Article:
The major problem with extension services is that they are often limited and underfunded. The world’s first agricultural and advisory service was developed to help Irish farmers cope with blight and other diseases. New advances in artificial intelligence (AI) can help put a virtual extension officer in the fields of every farmer. Farmers in Kenya and other countries will be able to point their smartphone at a potato plant and receive an instant disease diagnosis through the Plant Village Nuru app. The app was established to be twice as good as extension workers in East Africa in diagnosing cassava diseases and has been a major help to cassava farmers. Now this advancement can work for more than two million farmers in East Africa who depend on potato.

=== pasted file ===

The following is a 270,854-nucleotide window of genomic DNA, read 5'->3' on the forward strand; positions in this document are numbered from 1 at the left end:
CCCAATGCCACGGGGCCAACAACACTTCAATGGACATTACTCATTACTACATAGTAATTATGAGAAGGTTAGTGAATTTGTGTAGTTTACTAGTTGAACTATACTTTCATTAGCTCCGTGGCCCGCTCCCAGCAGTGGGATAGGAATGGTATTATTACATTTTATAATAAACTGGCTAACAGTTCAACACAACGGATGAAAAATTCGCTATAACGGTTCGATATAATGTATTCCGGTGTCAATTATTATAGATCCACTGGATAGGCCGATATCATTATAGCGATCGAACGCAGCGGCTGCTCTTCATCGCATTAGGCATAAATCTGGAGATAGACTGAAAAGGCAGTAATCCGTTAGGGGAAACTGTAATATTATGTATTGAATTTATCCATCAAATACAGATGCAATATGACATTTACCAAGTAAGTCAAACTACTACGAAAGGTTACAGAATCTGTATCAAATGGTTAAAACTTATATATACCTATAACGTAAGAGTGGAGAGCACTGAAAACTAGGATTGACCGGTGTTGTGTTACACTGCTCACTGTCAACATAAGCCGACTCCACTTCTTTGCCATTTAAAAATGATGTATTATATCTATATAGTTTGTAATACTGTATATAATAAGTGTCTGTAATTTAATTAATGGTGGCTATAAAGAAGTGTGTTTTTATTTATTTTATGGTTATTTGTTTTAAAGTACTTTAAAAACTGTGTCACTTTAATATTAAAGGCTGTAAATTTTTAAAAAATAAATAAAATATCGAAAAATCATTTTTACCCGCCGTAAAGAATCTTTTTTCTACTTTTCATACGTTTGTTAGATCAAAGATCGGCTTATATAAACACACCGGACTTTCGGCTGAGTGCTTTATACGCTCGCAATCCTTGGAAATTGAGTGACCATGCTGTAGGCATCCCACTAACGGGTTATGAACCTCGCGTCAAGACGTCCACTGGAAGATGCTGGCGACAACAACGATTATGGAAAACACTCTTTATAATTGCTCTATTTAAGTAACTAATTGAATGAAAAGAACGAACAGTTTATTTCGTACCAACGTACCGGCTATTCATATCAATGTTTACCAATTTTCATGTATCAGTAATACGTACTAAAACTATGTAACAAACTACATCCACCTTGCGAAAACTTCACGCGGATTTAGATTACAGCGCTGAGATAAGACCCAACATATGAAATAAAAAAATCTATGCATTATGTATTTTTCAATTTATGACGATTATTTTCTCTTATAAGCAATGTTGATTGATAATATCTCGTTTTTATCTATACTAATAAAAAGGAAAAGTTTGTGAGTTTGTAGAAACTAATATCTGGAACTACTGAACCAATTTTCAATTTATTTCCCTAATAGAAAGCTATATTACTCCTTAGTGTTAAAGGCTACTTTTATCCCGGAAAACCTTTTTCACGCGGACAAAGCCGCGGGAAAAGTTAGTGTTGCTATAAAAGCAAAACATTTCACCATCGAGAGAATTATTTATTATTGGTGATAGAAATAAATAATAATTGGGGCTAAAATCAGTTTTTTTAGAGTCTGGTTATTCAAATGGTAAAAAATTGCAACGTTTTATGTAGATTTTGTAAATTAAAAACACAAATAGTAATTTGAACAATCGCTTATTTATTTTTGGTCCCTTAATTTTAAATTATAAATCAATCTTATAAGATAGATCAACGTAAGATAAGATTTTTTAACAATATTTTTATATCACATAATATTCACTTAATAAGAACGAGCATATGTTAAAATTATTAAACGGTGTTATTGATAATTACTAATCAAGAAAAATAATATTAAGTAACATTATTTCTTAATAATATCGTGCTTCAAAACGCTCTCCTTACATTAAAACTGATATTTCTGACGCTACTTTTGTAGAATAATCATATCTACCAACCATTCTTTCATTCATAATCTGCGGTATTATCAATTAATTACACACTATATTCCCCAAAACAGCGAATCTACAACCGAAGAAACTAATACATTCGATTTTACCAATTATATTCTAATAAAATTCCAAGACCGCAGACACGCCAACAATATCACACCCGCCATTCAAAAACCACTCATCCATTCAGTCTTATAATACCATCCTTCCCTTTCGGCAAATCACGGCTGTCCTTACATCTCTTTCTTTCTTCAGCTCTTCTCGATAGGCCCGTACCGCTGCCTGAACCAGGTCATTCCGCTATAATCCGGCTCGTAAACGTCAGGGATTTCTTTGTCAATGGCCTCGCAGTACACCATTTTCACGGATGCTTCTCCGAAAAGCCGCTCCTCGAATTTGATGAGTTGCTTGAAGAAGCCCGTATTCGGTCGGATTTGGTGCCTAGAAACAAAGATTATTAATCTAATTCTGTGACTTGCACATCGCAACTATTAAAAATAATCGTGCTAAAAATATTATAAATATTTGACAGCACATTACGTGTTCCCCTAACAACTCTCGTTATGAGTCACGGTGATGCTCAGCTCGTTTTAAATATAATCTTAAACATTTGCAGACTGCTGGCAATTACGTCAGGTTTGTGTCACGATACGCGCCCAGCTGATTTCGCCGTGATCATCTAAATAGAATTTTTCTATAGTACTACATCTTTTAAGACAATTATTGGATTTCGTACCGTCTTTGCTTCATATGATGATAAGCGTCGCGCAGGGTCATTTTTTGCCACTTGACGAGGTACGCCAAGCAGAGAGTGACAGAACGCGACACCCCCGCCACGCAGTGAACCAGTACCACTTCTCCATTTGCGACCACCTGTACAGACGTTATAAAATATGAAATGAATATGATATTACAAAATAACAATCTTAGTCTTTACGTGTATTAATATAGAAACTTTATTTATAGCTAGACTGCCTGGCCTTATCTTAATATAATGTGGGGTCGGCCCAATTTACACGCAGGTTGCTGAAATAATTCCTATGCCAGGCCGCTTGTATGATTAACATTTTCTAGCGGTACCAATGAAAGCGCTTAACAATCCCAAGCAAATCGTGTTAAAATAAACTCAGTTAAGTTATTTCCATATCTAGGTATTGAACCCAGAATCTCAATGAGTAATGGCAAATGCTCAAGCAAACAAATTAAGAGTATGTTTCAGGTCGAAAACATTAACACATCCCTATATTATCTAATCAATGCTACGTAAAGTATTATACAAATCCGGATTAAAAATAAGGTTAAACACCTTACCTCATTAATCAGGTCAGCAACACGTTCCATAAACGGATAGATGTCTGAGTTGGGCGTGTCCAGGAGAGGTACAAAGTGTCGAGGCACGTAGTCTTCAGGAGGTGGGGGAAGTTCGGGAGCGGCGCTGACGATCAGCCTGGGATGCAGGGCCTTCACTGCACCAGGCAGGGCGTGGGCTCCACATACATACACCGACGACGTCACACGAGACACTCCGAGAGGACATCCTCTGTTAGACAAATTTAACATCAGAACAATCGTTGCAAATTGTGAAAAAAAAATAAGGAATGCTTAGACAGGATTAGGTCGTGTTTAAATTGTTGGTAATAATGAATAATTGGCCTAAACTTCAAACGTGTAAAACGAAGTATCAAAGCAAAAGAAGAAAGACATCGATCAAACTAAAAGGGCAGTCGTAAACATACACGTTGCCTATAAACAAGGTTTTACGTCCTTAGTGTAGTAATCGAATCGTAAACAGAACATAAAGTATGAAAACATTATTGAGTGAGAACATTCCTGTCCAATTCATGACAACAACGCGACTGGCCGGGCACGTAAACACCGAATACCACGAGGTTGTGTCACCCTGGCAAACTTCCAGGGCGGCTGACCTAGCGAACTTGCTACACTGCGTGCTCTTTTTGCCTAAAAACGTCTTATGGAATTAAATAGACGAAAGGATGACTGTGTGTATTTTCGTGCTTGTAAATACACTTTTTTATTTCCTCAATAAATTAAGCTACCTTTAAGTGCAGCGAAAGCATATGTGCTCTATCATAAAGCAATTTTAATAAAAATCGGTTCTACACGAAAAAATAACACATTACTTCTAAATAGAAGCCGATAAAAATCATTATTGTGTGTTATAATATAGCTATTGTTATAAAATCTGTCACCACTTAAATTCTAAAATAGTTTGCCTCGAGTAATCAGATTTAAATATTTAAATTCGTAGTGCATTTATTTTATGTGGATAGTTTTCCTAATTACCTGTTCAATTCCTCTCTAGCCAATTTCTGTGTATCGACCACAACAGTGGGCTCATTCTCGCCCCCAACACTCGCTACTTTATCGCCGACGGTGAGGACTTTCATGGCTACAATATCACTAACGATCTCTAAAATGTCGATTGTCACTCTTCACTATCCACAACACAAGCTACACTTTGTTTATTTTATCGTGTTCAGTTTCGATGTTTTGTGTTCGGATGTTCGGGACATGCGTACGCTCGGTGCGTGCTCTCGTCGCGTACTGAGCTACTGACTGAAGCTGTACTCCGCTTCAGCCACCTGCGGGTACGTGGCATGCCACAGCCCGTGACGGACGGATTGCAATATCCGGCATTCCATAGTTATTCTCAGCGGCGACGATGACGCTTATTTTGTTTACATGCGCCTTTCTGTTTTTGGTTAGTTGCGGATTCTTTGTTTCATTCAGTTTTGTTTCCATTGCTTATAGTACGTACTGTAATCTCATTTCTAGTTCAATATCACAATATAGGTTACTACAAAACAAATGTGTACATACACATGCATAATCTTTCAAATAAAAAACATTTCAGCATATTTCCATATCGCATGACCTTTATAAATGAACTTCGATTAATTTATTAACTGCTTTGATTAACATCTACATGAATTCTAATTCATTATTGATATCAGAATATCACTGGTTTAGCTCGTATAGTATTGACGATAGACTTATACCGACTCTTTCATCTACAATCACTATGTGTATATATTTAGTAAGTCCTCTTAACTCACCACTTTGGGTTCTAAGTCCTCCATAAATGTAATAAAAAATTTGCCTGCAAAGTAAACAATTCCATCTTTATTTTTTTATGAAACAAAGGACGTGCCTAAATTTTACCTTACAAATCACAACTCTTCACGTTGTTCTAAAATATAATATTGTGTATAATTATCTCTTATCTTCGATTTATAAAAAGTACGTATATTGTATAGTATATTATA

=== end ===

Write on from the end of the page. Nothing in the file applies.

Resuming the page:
This app is linked to Penn State’s online, which allows farmers to receive advice from experts at government agencies, universities and research organizations in local languages. The service is currently available in Swahili, French, Twi, Hindi and English. Features such as the in-field diagnosis of pests, diseases and the direct link to expert knowledge for advice give farmers the ability to transform their agriculture rapidly. This directly contributes to the creation of well-educated farmers and a skills revolution underpinned by science, technology and innovation for a knowledgeable society.
Inset: Potato farmers using digital devices to diagnose crop diseases.